“Students make a significant investment in their higher education and have rights as consumers,” Ms Dandridge added. “In considering whether to make partial tuition fee refunds, we would expect a university to consider the circumstances for each student rather than to adopt a blanket policy that refunds are not available.”

On 28 September, a spokesman for the prime minister said that it was expected that all students would be able to return home at Christmas, after health secretary Matt Hancock refused to rule out preventing this.

Michelle Donelan, the universities minister in the Westminster government, welcomed the OfS’ statement. “Universities must give as much clarity to students as possible on the tuition they will be receiving, and should ensure that guidance on Covid-19 testing and welfare and emergency resources is readily available,” she said.


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Reader's comments (6)

Good. As a lecturer myself I fully support refunds for students.
I wonder if some universities will try to keep face-to-face teaching even when there are confirmed cases within staff and students, just so that they won't have to partially refund students... **eye roll**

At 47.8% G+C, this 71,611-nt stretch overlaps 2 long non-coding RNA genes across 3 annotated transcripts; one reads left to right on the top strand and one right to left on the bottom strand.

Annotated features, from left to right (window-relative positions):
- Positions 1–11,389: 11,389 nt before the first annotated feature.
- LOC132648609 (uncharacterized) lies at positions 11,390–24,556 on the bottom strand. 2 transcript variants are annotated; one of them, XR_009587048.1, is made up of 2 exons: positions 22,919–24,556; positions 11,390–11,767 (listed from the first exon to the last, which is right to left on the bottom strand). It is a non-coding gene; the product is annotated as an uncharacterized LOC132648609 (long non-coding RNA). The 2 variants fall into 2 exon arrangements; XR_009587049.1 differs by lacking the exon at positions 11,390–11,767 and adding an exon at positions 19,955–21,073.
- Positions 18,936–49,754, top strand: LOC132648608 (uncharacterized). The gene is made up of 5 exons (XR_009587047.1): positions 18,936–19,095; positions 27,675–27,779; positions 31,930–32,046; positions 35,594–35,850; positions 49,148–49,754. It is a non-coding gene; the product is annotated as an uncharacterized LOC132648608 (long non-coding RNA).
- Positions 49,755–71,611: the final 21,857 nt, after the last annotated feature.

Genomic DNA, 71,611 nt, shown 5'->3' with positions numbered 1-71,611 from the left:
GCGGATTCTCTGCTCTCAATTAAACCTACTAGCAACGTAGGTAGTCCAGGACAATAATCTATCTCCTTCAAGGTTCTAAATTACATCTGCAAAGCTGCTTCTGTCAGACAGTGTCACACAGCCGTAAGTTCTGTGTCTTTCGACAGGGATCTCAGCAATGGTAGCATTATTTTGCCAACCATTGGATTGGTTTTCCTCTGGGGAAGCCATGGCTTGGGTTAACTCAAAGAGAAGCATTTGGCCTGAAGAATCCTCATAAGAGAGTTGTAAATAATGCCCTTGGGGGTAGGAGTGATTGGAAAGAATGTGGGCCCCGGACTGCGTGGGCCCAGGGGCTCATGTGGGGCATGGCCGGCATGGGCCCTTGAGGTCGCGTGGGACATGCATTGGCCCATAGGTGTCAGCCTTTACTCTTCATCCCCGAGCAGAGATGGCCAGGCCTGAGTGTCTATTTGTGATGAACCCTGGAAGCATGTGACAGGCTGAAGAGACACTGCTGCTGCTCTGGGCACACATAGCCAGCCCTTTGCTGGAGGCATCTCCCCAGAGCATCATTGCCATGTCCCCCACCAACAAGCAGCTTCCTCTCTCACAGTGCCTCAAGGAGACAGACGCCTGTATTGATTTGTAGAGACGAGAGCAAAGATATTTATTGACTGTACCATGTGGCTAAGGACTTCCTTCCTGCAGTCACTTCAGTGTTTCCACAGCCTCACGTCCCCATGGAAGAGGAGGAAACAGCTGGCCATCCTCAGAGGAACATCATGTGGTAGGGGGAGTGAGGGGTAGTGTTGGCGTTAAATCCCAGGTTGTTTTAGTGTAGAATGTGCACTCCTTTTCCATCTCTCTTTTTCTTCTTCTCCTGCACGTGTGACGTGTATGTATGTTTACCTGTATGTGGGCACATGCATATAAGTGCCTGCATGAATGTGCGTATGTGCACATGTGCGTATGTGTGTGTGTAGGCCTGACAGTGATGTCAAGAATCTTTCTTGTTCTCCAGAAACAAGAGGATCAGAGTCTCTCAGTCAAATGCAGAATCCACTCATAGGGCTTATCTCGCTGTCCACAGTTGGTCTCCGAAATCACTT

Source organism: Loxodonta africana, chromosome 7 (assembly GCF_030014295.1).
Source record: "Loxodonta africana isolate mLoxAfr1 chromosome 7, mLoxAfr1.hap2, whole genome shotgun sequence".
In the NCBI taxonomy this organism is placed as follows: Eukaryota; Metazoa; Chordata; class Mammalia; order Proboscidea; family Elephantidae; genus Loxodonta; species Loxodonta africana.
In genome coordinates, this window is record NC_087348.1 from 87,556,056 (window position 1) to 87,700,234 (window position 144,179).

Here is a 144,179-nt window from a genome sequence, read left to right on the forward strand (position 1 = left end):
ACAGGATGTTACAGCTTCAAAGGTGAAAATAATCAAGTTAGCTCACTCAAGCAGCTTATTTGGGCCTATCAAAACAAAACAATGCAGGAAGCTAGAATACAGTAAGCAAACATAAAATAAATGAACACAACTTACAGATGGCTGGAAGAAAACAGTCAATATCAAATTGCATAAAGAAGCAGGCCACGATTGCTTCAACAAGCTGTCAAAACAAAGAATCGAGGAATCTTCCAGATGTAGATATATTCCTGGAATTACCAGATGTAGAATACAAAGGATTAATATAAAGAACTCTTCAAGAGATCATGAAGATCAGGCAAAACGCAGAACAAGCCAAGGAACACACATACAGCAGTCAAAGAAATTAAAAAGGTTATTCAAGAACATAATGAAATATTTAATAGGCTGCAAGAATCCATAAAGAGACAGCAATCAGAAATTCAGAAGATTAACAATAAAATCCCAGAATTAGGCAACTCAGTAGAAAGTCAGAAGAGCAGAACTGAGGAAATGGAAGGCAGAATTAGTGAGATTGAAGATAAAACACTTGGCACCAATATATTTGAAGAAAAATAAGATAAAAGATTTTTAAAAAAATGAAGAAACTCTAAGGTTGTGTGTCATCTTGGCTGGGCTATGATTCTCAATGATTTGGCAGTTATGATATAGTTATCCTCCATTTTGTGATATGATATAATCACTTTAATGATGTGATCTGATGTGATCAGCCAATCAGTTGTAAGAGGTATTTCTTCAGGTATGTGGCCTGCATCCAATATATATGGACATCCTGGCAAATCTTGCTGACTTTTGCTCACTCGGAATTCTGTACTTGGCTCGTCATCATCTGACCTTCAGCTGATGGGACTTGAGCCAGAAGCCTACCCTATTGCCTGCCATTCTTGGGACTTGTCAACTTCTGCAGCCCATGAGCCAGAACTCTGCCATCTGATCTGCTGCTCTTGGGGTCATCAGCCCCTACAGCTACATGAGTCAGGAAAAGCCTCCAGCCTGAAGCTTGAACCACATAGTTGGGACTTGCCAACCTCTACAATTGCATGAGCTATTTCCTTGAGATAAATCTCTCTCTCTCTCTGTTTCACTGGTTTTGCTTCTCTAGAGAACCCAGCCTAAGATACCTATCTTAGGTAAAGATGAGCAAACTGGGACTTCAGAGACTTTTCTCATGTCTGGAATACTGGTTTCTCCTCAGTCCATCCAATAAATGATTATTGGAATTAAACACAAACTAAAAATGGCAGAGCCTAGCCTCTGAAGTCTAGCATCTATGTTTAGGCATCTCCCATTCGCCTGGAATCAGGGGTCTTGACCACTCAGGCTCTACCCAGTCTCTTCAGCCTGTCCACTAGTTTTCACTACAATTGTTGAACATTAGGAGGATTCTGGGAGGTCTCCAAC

A view expressed by someone with no knowledge of how much effort it takes to deliver effective online learning: it takes considerably more effort than trundling up to a lecture theature and talking for an hour. A refund of tuition is inappropriate. Accommodation is another matter. Bringing students onto campus might have been inappropriate and there is an argument for flexibility in how those who initially decided to attend in person are dealt with if they choose to go home and access online teaching from there.
I completely agree with the comment directly above. Great efforts have been made by Academic and Professional Services staff to provide students with an online learning environment which not only keeps them safe, but opens the door to the digital environment and the new tools and methods it offers. This is a global pandemic impacting everybody and a change in tuition style would seem quite trivial when balanced against people dying or losing the jobs they need to support their families. Claiming compensation for the slightest inconvenience seems to a typical knee jerk reaction now, but has any consideration been given to the economic impact this will have on our educational institutions who are already facing uncertain financial futures ?